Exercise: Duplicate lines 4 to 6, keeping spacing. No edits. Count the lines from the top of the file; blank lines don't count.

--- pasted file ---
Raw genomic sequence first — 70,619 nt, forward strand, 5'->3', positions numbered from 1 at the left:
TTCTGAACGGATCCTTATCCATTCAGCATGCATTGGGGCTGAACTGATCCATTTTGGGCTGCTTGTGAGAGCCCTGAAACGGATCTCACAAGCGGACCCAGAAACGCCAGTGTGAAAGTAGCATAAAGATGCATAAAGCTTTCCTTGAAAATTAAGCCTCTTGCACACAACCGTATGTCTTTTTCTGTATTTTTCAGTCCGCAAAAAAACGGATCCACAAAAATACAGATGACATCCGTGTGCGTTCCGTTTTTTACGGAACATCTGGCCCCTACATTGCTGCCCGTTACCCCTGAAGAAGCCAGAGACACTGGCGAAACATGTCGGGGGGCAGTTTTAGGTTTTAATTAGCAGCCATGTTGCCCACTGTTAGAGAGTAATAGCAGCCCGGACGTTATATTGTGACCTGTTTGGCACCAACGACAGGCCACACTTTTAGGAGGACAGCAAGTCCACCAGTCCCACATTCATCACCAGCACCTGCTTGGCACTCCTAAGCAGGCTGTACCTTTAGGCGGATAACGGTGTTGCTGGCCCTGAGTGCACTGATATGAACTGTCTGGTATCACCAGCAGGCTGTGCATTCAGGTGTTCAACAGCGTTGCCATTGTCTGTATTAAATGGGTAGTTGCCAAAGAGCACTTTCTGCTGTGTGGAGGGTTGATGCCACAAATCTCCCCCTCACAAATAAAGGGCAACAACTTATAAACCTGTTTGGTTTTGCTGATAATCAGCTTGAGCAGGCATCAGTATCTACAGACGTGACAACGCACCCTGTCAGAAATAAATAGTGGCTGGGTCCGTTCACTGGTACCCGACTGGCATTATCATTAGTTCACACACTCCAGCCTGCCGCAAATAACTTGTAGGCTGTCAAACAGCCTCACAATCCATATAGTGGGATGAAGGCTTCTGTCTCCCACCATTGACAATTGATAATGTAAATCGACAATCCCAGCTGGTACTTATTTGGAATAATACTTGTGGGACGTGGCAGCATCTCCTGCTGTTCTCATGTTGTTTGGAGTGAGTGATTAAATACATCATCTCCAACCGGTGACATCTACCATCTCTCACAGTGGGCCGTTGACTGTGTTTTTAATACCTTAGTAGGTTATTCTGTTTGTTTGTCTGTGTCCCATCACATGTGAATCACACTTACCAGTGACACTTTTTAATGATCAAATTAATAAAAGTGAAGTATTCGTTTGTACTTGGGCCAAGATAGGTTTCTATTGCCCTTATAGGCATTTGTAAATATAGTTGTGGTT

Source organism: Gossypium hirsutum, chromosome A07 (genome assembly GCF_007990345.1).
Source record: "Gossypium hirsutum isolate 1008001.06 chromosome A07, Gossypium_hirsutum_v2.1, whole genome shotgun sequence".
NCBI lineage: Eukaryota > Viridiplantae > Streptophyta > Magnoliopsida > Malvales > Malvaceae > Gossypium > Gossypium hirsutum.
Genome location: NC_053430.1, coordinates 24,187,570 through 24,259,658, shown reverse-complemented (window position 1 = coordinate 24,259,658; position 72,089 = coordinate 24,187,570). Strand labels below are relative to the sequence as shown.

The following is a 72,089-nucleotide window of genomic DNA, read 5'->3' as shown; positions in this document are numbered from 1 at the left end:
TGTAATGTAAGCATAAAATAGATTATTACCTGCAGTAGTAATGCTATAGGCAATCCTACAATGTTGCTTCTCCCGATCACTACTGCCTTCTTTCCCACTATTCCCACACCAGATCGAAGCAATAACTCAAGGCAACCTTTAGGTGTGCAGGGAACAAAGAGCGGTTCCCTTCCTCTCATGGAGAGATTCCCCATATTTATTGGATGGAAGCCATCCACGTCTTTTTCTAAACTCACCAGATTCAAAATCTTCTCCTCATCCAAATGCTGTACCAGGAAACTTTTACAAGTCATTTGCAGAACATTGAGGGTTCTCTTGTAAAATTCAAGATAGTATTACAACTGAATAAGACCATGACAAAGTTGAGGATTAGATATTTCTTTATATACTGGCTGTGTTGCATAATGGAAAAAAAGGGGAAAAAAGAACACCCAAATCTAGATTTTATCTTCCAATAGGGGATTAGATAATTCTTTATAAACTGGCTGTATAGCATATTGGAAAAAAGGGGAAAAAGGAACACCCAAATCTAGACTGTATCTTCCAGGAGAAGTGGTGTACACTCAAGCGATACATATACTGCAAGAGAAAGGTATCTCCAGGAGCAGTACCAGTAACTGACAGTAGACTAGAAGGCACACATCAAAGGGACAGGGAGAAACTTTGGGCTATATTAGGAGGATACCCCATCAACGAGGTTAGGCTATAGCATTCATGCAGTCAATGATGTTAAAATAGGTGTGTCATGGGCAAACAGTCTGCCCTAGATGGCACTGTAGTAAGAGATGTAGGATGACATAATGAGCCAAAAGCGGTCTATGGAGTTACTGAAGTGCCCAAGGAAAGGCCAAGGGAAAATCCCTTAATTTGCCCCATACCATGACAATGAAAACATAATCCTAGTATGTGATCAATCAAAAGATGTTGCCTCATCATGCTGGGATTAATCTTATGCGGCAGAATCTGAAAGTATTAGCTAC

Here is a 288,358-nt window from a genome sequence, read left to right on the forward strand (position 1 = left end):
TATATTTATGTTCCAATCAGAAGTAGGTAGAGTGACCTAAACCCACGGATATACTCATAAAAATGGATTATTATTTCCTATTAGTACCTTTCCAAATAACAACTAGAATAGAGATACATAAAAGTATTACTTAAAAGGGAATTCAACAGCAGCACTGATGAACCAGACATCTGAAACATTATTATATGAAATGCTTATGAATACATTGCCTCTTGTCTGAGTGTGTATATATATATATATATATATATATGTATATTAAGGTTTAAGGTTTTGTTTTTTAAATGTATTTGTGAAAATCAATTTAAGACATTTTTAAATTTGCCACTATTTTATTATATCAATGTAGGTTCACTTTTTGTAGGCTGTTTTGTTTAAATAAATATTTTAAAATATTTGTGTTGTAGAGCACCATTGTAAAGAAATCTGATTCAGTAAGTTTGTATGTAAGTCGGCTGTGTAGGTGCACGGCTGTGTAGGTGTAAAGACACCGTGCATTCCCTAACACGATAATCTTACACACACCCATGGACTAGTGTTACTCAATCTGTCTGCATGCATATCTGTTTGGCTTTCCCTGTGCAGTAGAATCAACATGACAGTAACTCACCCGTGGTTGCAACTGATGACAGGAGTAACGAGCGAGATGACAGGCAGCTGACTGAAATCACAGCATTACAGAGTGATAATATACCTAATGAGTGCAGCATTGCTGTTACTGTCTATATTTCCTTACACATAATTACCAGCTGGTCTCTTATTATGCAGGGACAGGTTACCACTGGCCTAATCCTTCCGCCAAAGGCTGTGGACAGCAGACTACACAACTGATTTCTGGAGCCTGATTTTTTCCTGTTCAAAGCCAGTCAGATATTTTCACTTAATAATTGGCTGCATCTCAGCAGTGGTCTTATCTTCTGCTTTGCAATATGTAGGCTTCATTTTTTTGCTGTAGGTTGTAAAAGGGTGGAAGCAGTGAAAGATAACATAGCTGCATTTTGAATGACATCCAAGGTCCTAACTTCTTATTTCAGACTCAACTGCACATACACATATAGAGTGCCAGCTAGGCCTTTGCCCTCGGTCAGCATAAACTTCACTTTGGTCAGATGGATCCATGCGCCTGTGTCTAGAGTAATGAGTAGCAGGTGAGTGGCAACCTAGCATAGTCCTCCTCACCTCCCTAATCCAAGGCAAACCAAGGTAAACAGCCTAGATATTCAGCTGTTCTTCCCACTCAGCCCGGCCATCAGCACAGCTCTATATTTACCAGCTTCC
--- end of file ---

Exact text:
Source record: "Gossypium hirsutum isolate 1008001.06 chromosome A07, Gossypium_hirsutum_v2.1, whole genome shotgun sequence".
NCBI lineage: Eukaryota > Viridiplantae > Streptophyta > Magnoliopsida > Malvales > Malvaceae > Gossypium > Gossypium hirsutum.
Genome location: NC_053430.1, coordinates 24,187,570 through 24,259,658, shown reverse-complemented (window position 1 = coordinate 24,259,658; position 72,089 = coordinate 24,187,570). Strand labels below are relative to the sequence as shown.